Whistler Film Festival scales new heights

With Daniel Radcliffe on the red carpet and Chinese studios hunting Canadian scripts, the festival has raised its game

George Stroumboulopoulos (left) and Daniel Radcliffe at the Whistler Film Festival (Courtesy WFF 2012)

I’ve been a devotee of the Whistler Film Festival for most of the past decade. Cannes and TIFF are both essential and vast, but these festivals unfold on such an industrial scale that they’re no longer, well, festive. For a film critic on the assembly line of world cinema, they’re more work than fun. Whistler, which wrapped its 12th edition this past weekend, has always been the festival I most look forward to. It doesn’t hurt that skiing is part of the program—unlike Sundance, the WFF encourages it, and with its Celebrity Ski Challenge, the mountain becomes part of the program. But Whistler’s five-day extravaganza also brings together filmmakers, media and industry folk with unparalleled energy and intimacy.

As a guest of the festival, I wore two hats this year, as a journalist and a member of the documentary jury. And it was evident to me and everyone I talked to that this was the year Whistler raised its game. There was some serious star wattage on the red carpet, with visitors such as Daniel Radcliffe (Harry Potter), James Cromwell (Babe) and writer-actor Rashida Jones (The Social Network). But there was also a stronger international industry presence, with Variety‘s 10 Screenwriters to Watch panel—and the inaugural China Gateway Film Script Competition in which a dozen Canadian writer-producer teams pitched feature projects to three Chinese studios. The winners could end up triggering co-production deals worth up to $15 million. (The winning pitches were Butterfly Tale, an animated 3D movie from Quebec; Blush, a B.C.-driven romantic comedy about a Chinese woman in Paris; and The Eddie Zhao Story, another B.C. project, based on the true story of a Chinese peasant who chases an American conman to Los Angeles.)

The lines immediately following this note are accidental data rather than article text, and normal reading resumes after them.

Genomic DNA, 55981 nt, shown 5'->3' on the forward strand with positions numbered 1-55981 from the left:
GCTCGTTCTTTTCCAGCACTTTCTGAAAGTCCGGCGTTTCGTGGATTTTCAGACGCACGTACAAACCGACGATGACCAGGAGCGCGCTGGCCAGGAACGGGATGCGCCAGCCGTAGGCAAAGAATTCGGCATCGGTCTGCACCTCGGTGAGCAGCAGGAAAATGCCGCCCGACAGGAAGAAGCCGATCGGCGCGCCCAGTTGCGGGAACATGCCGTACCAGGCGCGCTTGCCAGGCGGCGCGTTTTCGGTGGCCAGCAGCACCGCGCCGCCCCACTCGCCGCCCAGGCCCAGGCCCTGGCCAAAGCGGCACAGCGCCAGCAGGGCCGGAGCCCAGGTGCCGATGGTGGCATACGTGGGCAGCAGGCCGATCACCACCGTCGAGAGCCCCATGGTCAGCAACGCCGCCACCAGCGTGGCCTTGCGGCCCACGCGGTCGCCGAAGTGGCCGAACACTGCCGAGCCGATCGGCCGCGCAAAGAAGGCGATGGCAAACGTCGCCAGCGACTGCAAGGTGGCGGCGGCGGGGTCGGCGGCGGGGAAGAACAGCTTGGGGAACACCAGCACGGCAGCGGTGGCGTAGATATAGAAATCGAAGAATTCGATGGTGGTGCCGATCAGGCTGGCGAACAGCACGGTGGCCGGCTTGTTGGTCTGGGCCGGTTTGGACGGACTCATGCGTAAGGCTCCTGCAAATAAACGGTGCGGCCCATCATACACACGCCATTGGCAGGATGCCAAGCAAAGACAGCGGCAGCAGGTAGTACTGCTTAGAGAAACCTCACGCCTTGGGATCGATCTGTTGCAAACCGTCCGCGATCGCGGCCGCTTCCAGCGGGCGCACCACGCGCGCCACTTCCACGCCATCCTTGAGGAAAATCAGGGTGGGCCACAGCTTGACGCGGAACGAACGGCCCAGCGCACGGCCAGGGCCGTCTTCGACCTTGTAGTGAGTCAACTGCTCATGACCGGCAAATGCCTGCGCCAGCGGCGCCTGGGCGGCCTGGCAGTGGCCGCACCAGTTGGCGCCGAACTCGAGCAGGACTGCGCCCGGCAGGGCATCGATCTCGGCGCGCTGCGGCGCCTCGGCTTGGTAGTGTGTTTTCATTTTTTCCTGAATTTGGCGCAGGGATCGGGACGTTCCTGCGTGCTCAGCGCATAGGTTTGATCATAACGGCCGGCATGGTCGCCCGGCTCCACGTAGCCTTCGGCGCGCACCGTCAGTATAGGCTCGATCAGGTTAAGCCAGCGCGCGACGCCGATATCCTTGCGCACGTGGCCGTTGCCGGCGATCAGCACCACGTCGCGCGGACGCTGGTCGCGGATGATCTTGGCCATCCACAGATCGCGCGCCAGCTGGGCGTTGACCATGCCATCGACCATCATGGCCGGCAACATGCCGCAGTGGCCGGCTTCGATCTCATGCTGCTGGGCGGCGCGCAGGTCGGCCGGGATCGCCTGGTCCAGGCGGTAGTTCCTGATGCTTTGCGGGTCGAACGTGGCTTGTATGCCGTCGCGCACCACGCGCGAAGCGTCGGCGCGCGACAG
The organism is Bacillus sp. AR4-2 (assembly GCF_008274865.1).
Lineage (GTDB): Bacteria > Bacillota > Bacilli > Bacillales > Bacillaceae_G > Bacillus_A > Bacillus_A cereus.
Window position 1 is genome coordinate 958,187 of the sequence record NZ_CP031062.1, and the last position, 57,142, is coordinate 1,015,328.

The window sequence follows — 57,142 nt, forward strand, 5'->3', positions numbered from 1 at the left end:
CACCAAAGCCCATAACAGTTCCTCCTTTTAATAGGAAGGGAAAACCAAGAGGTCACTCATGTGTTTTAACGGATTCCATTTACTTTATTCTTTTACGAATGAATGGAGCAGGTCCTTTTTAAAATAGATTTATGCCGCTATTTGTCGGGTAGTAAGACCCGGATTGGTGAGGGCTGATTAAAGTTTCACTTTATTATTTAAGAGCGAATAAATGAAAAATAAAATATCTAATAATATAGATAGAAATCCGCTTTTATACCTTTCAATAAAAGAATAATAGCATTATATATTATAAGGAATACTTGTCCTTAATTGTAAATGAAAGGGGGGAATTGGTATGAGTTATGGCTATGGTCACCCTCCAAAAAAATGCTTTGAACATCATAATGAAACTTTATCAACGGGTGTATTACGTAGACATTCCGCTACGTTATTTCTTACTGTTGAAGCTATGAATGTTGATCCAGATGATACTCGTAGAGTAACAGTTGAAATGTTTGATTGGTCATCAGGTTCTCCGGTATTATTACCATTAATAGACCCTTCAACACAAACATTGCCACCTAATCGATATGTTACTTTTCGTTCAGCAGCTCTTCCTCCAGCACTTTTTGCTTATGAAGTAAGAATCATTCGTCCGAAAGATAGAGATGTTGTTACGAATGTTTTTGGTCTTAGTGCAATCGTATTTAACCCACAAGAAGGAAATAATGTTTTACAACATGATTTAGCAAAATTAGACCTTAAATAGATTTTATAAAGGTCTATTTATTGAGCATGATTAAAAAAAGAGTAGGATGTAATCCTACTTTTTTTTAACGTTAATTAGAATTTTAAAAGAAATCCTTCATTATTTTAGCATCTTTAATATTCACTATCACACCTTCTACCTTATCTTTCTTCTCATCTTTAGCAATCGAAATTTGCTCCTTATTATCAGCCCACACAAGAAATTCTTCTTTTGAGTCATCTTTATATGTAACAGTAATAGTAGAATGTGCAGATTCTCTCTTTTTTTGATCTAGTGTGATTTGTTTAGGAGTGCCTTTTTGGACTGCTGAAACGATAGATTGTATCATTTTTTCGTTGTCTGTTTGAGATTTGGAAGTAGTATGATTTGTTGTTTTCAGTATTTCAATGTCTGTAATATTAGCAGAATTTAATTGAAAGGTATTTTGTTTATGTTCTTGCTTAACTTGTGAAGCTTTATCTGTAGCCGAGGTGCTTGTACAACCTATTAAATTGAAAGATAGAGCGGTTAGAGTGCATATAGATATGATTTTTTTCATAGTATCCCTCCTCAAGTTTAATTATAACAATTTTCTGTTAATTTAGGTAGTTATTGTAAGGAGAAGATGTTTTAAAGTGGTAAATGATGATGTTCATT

With this China co-pro initiative, Whistler comes full circle. Its marquee award, the $15,000 Borsos Prize for best Canadian feature, is named for Philip Borsos, the late B.C. filmmaker known for The Grey Fox (1982)—and Bethune: The Making of a Hero (1990), which starred Donald Sutherland in the very first China-Canada co-production. Completing the symmetry, Sutherland’s Bethune co-star Helen Shaver was a member of this year’s Borsos jury, along with actors Liane Balaban (One Week), Rachelle Lefevre (Twilight), and producer Martin Katz (Cosmopolis).

Spencer Van Wyck and Tatiana Maslany in 'Picture Day' (photograph by Jeremy Chan)

The 2012 Borsos Prize went to writer-director Kate Melville for her feature debut, Picture Day, a coming-of-age story about a rebellious teenage girl and the vaguely autistic boy who is obsessed with her. The film’s star, Tatiana Maslany, received the award for best performance among the eight movies in the Borsos competition. The jury called her “fearless, honest, unapologetic, heartbreaking, and hilarious… in our opinion…a force of nature.” The jury also gave a special commendation to Marie-Evelyne Lessard for her riveting performance as a carnival worker in Les manèges humains (Fair Sex), by Quebec director Martin Laroche.